Design Research on Addition and Subtraction Up to 100
Using Mental Arithmetic Strategies on an Empty Number Line
At the 2nd Grade of SDN Percontohan Komplek IKIP Jakarta
(Puspita Sari, Dede de Haan, Zulkardi, 2008)

Innumeracy problems experienced by many students nowadays might be caused by inappropriate approach in teaching algorithm in primary schools which seems to be premature and less contextual according to some experts. In order to deal with the problems, realistic approach involving mental arithmetic strategies is suggested in advance, that is, emphasising more on number values rather than number digits.

In case of teaching addition and subtraction to 2nd grade students, an empty number line – number line with no numbers on it – seems to fit the need since it could encourage students’ informal counting strategy to develop. The use of context as demanded in RME is highly required to stimulate a meaningful learning toward the students. For the research, the context applied was celebrating the 63rd Indonesian Independence Day, due to the current d-situation.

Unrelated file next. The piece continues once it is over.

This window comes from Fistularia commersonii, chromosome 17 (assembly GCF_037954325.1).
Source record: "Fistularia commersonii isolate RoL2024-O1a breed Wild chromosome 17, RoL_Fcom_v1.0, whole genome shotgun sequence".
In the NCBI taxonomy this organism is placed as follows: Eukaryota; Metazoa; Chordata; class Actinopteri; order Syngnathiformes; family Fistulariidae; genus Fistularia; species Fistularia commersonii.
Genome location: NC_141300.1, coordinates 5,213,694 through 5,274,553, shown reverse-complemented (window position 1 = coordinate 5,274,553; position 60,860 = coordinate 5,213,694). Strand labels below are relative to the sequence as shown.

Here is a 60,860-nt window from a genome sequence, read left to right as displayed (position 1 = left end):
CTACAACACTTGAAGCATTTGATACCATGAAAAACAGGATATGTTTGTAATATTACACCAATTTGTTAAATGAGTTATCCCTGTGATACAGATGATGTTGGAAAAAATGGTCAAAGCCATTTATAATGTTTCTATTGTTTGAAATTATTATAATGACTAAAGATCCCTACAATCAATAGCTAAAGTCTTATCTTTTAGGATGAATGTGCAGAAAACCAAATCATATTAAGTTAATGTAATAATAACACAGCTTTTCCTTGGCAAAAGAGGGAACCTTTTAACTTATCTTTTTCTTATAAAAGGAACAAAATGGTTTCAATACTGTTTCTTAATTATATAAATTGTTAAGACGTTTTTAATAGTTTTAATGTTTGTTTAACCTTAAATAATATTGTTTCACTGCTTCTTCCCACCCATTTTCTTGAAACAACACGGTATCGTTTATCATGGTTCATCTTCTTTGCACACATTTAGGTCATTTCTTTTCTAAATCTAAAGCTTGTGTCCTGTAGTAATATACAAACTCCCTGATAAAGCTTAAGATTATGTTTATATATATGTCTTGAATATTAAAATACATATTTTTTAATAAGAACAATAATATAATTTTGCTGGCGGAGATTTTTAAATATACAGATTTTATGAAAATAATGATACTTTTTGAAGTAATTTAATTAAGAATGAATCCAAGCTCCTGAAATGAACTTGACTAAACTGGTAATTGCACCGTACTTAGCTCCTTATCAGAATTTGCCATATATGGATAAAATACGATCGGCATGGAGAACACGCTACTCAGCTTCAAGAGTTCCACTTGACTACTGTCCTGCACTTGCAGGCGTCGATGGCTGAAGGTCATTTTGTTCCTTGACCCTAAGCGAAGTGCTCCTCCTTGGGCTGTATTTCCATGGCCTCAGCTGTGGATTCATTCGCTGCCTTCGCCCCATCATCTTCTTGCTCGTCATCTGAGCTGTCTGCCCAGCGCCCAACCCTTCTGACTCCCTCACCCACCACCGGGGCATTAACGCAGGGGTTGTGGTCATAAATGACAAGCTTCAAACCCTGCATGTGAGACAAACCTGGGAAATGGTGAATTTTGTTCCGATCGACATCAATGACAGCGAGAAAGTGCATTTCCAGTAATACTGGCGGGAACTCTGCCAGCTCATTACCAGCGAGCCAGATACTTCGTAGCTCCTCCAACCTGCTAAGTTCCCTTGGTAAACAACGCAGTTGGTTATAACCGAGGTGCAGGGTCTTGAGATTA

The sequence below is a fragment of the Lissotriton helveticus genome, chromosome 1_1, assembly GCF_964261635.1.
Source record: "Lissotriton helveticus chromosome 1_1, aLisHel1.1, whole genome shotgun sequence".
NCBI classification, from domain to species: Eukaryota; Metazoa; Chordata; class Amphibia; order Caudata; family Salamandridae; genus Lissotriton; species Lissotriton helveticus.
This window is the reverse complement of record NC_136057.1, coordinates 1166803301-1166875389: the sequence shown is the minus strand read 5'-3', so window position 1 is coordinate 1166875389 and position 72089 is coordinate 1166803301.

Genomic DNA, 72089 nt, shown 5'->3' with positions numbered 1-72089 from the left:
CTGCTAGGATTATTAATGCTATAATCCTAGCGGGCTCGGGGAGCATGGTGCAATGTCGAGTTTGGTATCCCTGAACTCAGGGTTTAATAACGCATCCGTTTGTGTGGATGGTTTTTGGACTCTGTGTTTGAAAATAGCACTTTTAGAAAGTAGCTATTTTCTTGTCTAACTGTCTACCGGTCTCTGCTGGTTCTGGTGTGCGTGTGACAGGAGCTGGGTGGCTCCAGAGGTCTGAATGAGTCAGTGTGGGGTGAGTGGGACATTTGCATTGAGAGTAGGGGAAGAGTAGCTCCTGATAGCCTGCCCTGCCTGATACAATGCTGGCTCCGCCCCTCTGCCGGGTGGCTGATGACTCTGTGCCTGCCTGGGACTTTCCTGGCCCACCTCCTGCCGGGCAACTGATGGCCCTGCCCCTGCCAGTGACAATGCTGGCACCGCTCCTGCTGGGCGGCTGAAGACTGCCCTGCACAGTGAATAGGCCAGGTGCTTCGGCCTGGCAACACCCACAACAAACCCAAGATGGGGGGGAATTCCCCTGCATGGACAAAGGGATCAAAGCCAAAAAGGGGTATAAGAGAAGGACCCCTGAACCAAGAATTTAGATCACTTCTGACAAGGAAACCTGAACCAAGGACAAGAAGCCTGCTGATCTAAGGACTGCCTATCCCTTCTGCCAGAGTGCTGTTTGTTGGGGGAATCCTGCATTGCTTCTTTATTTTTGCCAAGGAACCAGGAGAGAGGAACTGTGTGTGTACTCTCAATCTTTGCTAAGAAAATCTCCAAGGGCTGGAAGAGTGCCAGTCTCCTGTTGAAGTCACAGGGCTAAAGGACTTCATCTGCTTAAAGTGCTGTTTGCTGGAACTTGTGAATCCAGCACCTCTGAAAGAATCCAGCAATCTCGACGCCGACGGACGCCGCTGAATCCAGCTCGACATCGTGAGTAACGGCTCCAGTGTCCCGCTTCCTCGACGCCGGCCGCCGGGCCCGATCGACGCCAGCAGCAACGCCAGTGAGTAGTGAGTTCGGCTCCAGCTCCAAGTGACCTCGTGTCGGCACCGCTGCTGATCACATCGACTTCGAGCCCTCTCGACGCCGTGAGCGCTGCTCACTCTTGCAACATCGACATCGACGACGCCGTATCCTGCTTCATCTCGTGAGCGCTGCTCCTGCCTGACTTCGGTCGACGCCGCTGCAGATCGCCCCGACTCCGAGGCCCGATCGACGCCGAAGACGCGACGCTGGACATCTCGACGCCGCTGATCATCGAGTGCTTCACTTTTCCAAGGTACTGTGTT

The Use of Empty Number Lines in Learning Implementation
1. Empty number line as a model of
In this part, the number line was introduced using a string of beads which was coloured alternately every ten beads, the length of which would be measured by students using a paper strip. This would smoothly redirect the students to think of empty number lines.